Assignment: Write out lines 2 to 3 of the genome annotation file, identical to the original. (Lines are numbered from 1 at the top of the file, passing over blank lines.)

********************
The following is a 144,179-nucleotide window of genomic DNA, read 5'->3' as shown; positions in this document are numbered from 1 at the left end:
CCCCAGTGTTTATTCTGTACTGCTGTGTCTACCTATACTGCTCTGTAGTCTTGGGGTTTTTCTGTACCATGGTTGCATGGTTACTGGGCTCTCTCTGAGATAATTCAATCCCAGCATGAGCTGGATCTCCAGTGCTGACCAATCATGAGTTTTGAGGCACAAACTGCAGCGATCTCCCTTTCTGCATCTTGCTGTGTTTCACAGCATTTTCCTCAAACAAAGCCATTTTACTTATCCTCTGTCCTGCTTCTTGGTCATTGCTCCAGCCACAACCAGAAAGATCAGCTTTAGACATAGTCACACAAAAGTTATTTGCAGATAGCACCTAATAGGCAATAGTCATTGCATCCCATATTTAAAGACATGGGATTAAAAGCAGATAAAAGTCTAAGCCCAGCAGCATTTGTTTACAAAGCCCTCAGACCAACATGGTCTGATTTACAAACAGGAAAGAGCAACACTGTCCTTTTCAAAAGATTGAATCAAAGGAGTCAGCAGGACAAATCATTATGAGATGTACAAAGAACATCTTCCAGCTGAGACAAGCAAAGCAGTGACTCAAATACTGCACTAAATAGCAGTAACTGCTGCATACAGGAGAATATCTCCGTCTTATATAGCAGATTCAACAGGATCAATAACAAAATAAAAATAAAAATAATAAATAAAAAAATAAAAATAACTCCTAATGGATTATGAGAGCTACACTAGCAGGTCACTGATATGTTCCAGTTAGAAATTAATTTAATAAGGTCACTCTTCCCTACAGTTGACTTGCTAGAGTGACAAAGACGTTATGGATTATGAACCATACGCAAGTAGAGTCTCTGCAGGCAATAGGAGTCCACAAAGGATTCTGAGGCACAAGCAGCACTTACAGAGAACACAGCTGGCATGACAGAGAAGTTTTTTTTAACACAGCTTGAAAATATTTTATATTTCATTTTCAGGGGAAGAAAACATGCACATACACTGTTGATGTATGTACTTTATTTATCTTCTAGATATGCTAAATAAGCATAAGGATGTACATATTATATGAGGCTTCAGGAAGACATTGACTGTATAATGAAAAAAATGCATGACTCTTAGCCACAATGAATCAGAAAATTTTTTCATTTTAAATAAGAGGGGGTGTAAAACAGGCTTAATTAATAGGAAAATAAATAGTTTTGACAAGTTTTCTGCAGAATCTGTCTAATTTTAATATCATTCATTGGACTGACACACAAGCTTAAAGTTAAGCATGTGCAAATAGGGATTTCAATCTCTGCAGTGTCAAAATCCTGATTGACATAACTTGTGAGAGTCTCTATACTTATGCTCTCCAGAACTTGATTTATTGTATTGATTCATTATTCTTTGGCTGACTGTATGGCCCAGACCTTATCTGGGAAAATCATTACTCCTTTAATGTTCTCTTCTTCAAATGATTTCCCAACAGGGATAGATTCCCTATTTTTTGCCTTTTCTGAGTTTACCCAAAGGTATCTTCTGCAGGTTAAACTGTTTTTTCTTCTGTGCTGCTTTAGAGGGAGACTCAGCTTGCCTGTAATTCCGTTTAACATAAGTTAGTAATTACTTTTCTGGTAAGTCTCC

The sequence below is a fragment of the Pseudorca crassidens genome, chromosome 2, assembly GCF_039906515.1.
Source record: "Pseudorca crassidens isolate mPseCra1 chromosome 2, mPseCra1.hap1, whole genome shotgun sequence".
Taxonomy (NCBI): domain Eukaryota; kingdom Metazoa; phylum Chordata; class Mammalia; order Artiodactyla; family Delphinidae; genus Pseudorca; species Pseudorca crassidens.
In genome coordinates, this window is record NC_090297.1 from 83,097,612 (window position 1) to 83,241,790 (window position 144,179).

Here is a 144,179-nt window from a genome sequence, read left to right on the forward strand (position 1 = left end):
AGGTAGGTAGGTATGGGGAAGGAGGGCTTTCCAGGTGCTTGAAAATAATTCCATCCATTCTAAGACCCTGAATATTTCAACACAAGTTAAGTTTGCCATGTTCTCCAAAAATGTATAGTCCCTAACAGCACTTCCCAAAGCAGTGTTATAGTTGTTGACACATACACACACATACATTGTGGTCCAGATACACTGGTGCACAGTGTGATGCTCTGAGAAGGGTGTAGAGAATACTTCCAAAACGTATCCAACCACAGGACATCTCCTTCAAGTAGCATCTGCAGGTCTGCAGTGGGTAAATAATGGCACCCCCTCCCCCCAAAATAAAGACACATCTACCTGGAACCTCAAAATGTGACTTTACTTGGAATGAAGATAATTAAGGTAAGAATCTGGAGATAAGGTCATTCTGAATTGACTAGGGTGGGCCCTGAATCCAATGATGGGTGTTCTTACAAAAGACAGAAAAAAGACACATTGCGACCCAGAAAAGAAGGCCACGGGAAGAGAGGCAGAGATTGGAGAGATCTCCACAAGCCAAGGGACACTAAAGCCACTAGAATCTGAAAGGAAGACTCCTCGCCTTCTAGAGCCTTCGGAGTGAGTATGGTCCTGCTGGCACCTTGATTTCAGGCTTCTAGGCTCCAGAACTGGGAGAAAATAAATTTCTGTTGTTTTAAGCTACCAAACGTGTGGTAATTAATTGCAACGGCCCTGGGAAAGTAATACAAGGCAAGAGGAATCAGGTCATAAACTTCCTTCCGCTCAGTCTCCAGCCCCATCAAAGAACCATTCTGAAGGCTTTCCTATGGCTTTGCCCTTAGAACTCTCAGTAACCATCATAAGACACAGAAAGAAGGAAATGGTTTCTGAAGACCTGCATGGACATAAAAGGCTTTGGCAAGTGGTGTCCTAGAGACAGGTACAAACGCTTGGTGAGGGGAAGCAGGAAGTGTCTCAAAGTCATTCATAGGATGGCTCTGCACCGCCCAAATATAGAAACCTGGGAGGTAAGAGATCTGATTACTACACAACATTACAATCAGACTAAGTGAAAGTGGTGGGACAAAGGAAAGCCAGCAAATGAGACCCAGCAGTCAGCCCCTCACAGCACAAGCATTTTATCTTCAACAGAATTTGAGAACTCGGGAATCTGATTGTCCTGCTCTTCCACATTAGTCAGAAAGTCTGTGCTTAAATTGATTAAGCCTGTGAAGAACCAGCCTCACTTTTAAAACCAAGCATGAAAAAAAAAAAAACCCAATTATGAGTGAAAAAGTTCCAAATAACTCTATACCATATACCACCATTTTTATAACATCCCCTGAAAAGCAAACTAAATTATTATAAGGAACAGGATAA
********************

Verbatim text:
CCCCAGTGTTTATTCTGTACTGCTGTGTCTACCTATACTGCTCTGTAGTCTTGGGGTTTTTCTGTACCATGGTTGCATGGTTACTGGGCTCTCTCTGAGATAATTCAATCCCAGCATGAGCTGGATCTCCAGTGCTGACCAATCATGAGTTTTGAGGCACAAACTGCAGCGATCTCCCTTTCTGCATCTTGCTGTGTTTCACAGCATTTTCCTCAAACAAAGCCATTTTACTTATCCTCTGTCCTGCTTCTTGGTCATTGCTCCAGCCACAACCAGAAAGATCAGCTTTAGACATAGTCACACAAAAGTTATTTGCAGATAGCACCTAATAGGCAATAGTCATTGCATCCCATATTTAAAGACATGGGATTAAAAGCAGATAAAAGTCTAAGCCCAGCAGCATTTGTTTACAAAGCCCTCAGACCAACATGGTCTGATTTACAAACAGGAAAGAGCAACACTGTCCTTTTCAAAAGATTGAATCAAAGGAGTCAGCAGGACAAATCATTATGAGATGTACAAAGAACATCTTCCAGCTGAGACAAGCAAAGCAGTGACTCAAATACTGCACTAAATAGCAGTAACTGCTGCATACAGGAGAATATCTCCGTCTTATATAGCAGATTCAACAGGATCAATAACAAAATAAAAATAAAAATAATAAATAAAAAAATAAAAATAACTCCTAATGGATTATGAGAGCTACACTAGCAGGTCACTGATATGTTCCAGTTAGAAATTAATTTAATAAGGTCACTCTTCCCTACAGTTGACTTGCTAGAGTGACAAAGACGTTATGGATTATGAACCATACGCAAGTAGAGTCTCTGCAGGCAATAGGAGTCCACAAAGGATTCTGAGGCACAAGCAGCACTTACAGAGAACACAGCTGGCATGACAGAGAAGTTTTTTTTAACACAGCTTGAAAATATTTTATATTTCATTTTCAGGGGAAGAAAACATGCACATACACTGTTGATGTATGTACTTTATTTATCTTCTAGATATGCTAAATAAGCATAAGGATGTACATATTATATGAGGCTTCAGGAAGACATTGACTGTATAATGAAAAAAATGCATGACTCTTAGCCACAATGAATCAGAAAATTTTTTCATTTTAAATAAGAGGGGGTGTAAAACAGGCTTAATTAATAGGAAAATAAATAGTTTTGACAAGTTTTCTGCAGAATCTGTCTAATTTTAATATCATTCATTGGACTGACACACAAGCTTAAAGTTAAGCATGTGCAAATAGGGATTTCAATCTCTGCAGTGTCAAAATCCTGATTGACATAACTTGTGAGAGTCTCTATACTTATGCTCTCCAGAACTTGATTTATTGTATTGATTCATTATTCTTTGGCTGACTGTATGGCCCAGACCTTATCTGGGAAAATCATTACTCCTTTAATGTTCTCTTCTTCAAATGATTTCCCAACAGGGATAGATTCCCTATTTTTTGCCTTTTCTGAGTTTACCCAAAGGTATCTTCTGCAGGTTAAACTGTTTTTTCTTCTGTGCTGCTTTAGAGGGAGACTCAGCTTGCCTGTAATTCCGTTTAACATAAGTTAGTAATTACTTTTCTGGTAAGTCTCC

The sequence below is a fragment of the Pseudorca crassidens genome, chromosome 2, assembly GCF_039906515.1.